Thursday, February 5, 2015

Disqualifications Decided and Deconstructed

Two interesting stories to share. First: "Mayer Brown Tested (and Ultimately Failed) the Limits of Implied Waiver" [Decision] --
  • "Mayer Brown was disqualified from representing Defendant HSBC Finance Corporation in the District of Minnesota.  Mayer Brown had previously represented the Plaintiff Residential Funding Company (RFC), and the district court was quick to find a former client conflict:
  • "'RFC presented extensive evidence that the matters on which Mayer Brown previously represented RFC were substantially related to the instant litigation and, as a result, Mayer Brown was precluded from representing HSBC against RFC, absent its consent or waiver of its right to seek disqualification... the only basis for Mayer Brown’s opposition to the motion to disqualify is that by waiting six months to bring this motion, RFC waived its right seek disqualification.'"
  • "Here, Mayer Brown argued that RFC knew about the conflicted representation for six months before RFC moved to disqualify the firm (and to Mayer Brown’s credit, several courts have concluded that a delay of six months, or even less, forfeits the disqualification remedy).  The problem, though, is that the district court disagreed with Mayer Brown that RFC had known about the conflicted representation for six months. Mayer Brown premised the knowledge argument on a casual voicemail that its lead partner had left for RFC’s counsel."
  • 'RFC’s counsel, however, was later able to retrieve the actual voicemail for the court, and the court found the voicemail much more 'ambiguous' than the affidavit had indicated."
"Appellate Panel Rules Against Attorney Disqualification Twice" --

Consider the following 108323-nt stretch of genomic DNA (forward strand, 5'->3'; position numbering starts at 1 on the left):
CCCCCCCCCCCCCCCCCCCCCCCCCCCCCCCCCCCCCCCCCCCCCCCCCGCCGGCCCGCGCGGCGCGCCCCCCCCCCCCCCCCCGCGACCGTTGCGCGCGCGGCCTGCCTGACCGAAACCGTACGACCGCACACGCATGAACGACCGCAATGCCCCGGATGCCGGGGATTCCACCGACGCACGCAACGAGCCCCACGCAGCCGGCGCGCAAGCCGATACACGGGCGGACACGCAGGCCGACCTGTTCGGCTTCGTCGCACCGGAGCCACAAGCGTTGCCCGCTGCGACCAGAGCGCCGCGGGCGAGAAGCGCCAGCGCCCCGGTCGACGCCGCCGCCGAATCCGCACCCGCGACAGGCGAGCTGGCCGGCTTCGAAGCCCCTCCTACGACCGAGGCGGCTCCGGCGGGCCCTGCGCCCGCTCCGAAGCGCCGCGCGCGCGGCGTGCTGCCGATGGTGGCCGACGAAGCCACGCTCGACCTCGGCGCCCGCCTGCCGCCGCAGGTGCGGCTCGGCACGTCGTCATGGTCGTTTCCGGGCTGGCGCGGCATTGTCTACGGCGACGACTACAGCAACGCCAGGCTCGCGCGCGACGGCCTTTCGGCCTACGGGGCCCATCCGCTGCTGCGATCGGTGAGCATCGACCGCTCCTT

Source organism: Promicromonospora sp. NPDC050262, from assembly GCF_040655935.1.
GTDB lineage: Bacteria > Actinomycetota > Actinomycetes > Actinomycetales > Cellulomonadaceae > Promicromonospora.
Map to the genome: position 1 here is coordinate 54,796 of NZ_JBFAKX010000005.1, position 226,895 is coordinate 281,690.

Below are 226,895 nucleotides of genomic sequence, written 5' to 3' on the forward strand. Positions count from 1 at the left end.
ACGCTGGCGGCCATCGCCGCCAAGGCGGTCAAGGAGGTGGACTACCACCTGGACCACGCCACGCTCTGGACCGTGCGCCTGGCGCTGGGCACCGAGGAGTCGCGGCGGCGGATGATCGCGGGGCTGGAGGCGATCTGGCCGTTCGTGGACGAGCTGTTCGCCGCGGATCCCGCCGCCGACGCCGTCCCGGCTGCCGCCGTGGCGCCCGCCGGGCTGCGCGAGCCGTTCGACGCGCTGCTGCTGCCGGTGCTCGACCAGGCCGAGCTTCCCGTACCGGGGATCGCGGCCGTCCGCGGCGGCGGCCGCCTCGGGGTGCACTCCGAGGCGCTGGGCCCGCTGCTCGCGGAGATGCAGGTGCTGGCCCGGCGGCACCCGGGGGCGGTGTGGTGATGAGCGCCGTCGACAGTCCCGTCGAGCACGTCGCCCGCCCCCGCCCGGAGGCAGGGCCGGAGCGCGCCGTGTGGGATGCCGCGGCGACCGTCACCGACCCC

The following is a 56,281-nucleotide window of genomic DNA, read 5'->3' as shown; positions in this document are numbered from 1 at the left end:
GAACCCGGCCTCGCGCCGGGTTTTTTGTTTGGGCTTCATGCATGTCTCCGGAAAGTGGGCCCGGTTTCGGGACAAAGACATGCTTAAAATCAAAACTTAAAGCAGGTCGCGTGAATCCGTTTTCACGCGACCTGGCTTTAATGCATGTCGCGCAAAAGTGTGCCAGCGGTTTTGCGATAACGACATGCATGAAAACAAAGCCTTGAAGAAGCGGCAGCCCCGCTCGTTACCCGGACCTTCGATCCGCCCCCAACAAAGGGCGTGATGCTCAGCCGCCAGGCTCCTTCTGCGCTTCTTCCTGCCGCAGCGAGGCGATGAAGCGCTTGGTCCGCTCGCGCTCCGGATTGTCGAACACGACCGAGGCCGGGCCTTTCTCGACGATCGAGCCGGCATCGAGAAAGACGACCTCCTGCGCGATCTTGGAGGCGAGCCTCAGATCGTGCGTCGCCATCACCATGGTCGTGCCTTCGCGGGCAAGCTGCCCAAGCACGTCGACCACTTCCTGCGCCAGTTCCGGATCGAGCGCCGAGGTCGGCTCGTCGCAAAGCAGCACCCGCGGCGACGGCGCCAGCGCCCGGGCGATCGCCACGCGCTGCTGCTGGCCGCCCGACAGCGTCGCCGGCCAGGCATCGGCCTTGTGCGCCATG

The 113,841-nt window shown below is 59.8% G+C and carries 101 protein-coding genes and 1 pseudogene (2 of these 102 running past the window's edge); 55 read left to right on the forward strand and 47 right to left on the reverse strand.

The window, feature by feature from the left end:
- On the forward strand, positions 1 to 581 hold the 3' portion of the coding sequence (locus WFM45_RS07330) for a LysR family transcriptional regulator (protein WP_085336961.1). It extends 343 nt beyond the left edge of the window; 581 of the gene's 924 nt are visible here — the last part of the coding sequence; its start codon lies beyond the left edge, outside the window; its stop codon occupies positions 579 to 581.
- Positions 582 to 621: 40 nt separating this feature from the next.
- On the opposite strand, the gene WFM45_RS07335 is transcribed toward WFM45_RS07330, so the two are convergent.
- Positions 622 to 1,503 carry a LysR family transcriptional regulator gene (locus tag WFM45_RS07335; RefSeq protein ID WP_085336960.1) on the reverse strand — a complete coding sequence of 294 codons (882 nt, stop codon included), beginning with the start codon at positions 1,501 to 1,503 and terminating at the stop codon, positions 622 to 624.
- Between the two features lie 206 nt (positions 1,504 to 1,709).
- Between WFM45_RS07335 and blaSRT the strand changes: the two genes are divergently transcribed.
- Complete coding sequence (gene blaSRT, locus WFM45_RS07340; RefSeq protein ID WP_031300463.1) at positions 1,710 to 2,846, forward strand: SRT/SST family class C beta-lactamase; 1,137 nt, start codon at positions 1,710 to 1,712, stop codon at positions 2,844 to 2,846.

• "In a case last month, a unanimous panel upheld a ruling that Kilpatrick Townsend & Stockton should not be disqualified from representing a nominal defendant in, Stilwell Value Partners v. Cavanaugh, 6530112011."
  • "And last week, another unanimous panel, interpreting what defines "substantial harm" to a prospective client when determining if an attorney should be removed, reversed a Commercial Division ruling that disqualified an attorney based on Rule 1.18, which was added to the Rules of Professional Conduct (22 NYCRR 1200.0) in 2009. That case is Mayers v. Stone Castle Partners, 650410/2013."
    "In an unsigned opinion Dec. 30, the appellate court said that a minority shareholder failed to show a conflict of interest existed in Kilpatrick representing directors who sit on the boards of a mutual holding company and the publicly traded company that owns a bank and in which the mutual holding company is the majority shareholder."
  • "Stilwell asserted that there was an inherent conflict of interest in Kilpatrick representing the defendant directors, majority shareholder MHC and NECB, a nominal defendant on behalf of which the shareholder derivative action was brought. However, Jonathan E. Polonsky, a partner at Kilpatrick, at the hearing said the motion to disqualify was a defense tactic to require two firms to staff the case and increase the pressure on the defendants to settle the shareholder derivative lawsuit because of deepening costs."
  • "At the hearing, Ramos agreed the motion was a tactical move when he learned that Neupert had engaged in settlement discussions with the supposedly conflicted Kilpatrick. 'If you’re going to take the position that the conflict crystalized when I denied the motion to dismiss, at that point, I would have a great deal of respect for a motion made to disqualify counsel,' Ramos said at the hearing last year. 'If you’re going to be consistent, you wouldn’t speak to them because they would be conflicted. You wouldn’t talk settlement. The only thing you would do is demand they obtain separate counsel.'"
  • "Ultimately, Ramos found that Stilwell waived the conflict."

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